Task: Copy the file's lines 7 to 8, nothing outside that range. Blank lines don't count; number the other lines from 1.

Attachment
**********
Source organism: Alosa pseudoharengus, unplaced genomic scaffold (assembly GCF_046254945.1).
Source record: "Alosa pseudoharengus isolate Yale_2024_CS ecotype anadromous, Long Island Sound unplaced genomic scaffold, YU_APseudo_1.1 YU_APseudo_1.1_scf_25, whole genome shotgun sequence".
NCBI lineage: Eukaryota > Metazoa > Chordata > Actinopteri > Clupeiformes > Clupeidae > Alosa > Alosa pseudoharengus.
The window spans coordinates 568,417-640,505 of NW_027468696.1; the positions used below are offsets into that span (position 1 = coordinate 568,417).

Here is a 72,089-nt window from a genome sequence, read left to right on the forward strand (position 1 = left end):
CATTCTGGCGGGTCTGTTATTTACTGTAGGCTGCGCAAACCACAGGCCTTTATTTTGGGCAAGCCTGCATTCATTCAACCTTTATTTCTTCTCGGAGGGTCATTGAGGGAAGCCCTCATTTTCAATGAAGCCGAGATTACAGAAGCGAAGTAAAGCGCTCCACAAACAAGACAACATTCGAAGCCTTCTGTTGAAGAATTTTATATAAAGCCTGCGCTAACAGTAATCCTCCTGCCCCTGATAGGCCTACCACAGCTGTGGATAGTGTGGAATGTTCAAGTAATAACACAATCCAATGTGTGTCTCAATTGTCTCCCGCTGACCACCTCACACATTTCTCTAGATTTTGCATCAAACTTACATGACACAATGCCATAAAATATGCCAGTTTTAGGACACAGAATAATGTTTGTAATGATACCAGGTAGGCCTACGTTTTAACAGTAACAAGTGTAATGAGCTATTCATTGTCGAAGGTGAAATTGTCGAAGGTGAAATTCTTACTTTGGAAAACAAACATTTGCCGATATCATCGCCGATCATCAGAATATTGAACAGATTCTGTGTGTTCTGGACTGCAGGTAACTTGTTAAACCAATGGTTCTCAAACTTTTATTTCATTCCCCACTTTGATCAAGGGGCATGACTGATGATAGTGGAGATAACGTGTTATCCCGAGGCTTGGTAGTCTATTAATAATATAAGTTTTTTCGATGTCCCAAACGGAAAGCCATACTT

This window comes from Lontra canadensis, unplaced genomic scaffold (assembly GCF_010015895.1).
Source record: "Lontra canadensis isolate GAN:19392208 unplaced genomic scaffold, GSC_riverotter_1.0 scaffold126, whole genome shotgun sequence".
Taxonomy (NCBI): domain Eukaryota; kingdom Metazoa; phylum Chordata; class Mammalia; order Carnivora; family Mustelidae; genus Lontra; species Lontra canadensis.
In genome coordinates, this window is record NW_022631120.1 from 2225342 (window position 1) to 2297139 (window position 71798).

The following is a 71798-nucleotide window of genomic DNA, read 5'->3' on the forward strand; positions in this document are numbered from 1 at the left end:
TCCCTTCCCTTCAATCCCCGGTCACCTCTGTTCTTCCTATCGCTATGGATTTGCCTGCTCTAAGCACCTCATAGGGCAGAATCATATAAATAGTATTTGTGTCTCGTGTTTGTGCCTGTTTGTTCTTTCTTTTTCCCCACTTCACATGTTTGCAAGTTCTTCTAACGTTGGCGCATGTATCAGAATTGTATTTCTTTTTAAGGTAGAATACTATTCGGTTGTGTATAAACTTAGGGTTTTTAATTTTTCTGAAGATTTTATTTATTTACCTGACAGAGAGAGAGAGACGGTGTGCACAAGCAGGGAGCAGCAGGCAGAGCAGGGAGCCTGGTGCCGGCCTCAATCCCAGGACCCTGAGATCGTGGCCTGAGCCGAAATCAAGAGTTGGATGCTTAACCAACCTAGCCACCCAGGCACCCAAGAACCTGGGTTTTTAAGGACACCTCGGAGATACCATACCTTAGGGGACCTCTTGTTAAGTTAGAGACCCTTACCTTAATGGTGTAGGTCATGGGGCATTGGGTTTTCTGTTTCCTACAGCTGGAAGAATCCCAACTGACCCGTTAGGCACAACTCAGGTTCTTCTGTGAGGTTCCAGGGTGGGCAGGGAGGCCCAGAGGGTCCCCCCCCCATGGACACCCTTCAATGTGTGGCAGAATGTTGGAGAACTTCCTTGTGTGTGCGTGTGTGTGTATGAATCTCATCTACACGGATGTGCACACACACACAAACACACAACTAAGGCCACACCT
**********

This window comes from Lontra canadensis, unplaced genomic scaffold (assembly GCF_010015895.1).
Source record: "Lontra canadensis isolate GAN:19392208 unplaced genomic scaffold, GSC_riverotter_1.0 scaffold126, whole genome shotgun sequence".